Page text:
Genetic testing can cost as little as $100. But can also go up to more than $2,000, depending on the nature and complexity of the test, according to the National Human Genome Research Institute.
Meanwhile, insurance typically won't cover the cost if someone simply wants it done. Plans usually require a doctor's note, recommendation from a genetic counselor, or a detailed family history.
For Diamond, covering the costs herself paid off. She tested positive again, and continued with screening. An MRI revealed she had Stage 1 breast cancer: Thanks to the initial 23andMe test, she caught it early enough to treat with surgery.
Diamond contacted all the genetic counselors she could find in the Baltimore area to get tested again so she could confirm her positive result, but most couldn't see her for three or four months. She managed to snag an appointment within two weeks, because she called every day until she found an office that had a cancellation.
Her insurance wouldn't cover the test, because none of her immediate relatives had breast or ovarian cancer, as typically required. She only needed one particular location within the gene tested, so it was less expensive than sequencing the entire gene.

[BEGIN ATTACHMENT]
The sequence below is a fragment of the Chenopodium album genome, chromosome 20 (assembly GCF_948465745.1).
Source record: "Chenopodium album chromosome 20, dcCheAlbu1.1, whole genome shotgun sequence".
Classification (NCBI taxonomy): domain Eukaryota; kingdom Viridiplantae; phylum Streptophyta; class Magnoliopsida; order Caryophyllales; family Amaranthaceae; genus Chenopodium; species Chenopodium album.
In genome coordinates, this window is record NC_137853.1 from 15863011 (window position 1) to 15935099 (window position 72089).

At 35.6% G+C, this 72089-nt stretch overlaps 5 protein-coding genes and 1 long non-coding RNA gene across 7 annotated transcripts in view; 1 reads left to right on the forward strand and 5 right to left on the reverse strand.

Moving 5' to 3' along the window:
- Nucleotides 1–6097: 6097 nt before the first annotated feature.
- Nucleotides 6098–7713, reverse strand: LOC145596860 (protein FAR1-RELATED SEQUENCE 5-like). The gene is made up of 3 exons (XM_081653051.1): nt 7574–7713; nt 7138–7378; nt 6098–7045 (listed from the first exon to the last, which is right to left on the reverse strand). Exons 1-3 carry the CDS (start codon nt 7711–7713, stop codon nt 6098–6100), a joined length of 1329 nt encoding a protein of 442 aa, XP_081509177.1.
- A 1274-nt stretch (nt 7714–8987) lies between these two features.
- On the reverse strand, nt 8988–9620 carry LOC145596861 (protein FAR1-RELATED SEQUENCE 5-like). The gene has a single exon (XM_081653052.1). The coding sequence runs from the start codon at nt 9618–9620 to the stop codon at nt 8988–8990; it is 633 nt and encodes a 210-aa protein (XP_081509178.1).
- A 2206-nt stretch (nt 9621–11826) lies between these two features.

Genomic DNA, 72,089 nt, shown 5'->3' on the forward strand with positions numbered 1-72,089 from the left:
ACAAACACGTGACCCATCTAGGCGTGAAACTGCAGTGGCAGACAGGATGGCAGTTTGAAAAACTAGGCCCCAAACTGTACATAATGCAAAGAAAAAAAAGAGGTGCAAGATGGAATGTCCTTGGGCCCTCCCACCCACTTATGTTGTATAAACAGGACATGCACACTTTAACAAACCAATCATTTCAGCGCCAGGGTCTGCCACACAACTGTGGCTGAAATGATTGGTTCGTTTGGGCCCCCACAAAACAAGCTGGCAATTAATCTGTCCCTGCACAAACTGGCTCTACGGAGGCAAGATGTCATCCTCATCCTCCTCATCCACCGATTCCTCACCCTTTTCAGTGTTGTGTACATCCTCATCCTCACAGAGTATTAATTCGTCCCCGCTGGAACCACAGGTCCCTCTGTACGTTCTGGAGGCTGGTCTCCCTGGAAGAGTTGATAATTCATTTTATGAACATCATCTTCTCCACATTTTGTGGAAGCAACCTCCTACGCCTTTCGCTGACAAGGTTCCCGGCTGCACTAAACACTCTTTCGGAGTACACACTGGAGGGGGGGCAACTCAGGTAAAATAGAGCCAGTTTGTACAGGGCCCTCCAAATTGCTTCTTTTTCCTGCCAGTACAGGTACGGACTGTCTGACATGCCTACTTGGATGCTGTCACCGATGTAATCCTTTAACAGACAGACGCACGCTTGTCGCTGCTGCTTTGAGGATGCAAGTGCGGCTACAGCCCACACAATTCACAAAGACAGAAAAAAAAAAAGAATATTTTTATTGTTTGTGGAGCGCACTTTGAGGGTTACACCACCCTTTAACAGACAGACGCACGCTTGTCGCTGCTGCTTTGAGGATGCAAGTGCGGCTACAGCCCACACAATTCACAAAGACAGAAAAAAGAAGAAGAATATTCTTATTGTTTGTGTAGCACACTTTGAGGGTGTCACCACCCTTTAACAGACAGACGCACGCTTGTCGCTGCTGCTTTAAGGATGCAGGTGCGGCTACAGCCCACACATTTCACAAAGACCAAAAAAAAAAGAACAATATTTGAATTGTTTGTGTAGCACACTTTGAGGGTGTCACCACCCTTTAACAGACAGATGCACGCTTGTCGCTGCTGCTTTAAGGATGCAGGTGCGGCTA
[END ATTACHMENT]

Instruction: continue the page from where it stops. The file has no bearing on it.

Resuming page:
It still cost Diamond $450, plus a $100 co-pay for the visit.
"I was very fortunate. If it was just a little big bigger, I would've needed chemo," said Diamond, now 42. "23andMe saved me from chemo."
Unfortunately, not everyone can afford to pay the out-of-pocket costs. Color Genomics spotted an opportunity. The company sends people kits to swab their saliva and sends the sample to Color’s certified and accredited lab where it's tested for genetic mutations.
Color's confirmation testing looks at 30 genes, including BRCA1 and BRCA2, that are linked to eight hereditary cancers. The company normally offers the service for $250.
It partnered with the BRCA Foundation in 2016 to offer the tests to parents, siblings and adult children of people with mutations for $50. Earlier in June, Color expanded the program to people who tested positive for a BRCA mutation in 23andMe's test.
Color co-founder and CEO Othman Laraki penned a blog post titled, "Supporting patients left in limbo by (direct-to-consumer) BRCA genetic testing" to announce the move. In an interview, he said it's not a shot at 23andMe, but a means to help people take the next steps in an easier and more affordable way.
"It's about reducing the cost and friction for the people that have the highest likelihood of mutation where if they find out about it, they have a dramatic increased likelihood of being able to detect early cancer," Laraki said.
23andMe declined to comment on Color's program. A spokesman said 23andMe has a handful of examples where people have come to the company for either its health or ancestry services, not expecting a result that can be life changing.